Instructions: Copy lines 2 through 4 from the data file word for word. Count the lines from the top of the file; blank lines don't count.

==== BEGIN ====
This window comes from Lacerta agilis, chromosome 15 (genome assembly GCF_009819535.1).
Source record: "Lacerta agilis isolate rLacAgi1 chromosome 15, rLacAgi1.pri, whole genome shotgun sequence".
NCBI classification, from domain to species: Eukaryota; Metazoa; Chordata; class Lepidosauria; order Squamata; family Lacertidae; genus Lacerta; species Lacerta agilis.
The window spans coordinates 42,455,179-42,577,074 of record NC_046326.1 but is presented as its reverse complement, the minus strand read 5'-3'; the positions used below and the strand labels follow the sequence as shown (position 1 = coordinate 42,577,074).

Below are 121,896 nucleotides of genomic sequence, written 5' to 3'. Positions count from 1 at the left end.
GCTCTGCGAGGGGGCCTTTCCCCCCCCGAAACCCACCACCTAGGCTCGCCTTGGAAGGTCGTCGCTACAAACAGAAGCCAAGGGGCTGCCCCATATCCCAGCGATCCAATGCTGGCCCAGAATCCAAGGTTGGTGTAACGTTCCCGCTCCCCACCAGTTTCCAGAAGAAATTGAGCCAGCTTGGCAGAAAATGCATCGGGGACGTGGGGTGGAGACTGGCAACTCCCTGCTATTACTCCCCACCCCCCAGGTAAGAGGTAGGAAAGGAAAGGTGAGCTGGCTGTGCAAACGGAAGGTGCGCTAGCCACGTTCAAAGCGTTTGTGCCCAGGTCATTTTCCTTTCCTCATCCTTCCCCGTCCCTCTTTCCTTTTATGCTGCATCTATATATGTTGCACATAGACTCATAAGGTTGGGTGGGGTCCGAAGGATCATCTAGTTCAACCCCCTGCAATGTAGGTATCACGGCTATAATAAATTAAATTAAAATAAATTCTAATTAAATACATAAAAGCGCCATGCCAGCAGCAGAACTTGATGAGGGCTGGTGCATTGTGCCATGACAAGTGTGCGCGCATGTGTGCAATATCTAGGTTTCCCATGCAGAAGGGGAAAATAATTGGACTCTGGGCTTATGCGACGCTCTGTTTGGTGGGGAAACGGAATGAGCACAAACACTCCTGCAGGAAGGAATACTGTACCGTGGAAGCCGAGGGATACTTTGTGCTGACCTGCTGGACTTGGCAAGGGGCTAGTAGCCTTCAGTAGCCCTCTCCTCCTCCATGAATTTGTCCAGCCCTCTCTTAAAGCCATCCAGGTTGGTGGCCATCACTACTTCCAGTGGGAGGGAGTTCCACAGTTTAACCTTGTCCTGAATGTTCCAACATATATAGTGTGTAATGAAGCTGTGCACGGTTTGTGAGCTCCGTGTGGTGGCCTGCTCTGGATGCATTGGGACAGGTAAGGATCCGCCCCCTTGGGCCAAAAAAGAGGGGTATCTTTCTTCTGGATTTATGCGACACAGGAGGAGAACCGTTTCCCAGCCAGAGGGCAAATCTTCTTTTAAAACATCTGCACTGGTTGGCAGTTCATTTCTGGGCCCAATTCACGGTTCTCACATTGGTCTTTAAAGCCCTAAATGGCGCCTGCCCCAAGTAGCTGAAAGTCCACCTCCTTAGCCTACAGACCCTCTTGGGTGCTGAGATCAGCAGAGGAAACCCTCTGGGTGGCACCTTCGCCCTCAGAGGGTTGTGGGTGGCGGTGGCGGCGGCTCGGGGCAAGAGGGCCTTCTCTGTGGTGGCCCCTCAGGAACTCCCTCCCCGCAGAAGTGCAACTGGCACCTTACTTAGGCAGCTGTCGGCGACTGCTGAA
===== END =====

Source record: "Lacerta agilis isolate rLacAgi1 chromosome 15, rLacAgi1.pri, whole genome shotgun sequence".
NCBI classification, from domain to species: Eukaryota; Metazoa; Chordata; class Lepidosauria; order Squamata; family Lacertidae; genus Lacerta; species Lacerta agilis.
The window spans coordinates 42,455,179-42,577,074 of record NC_046326.1 but is presented as its reverse complement, the minus strand read 5'-3'; the positions used below and the strand labels follow the sequence as shown (position 1 = coordinate 42,577,074).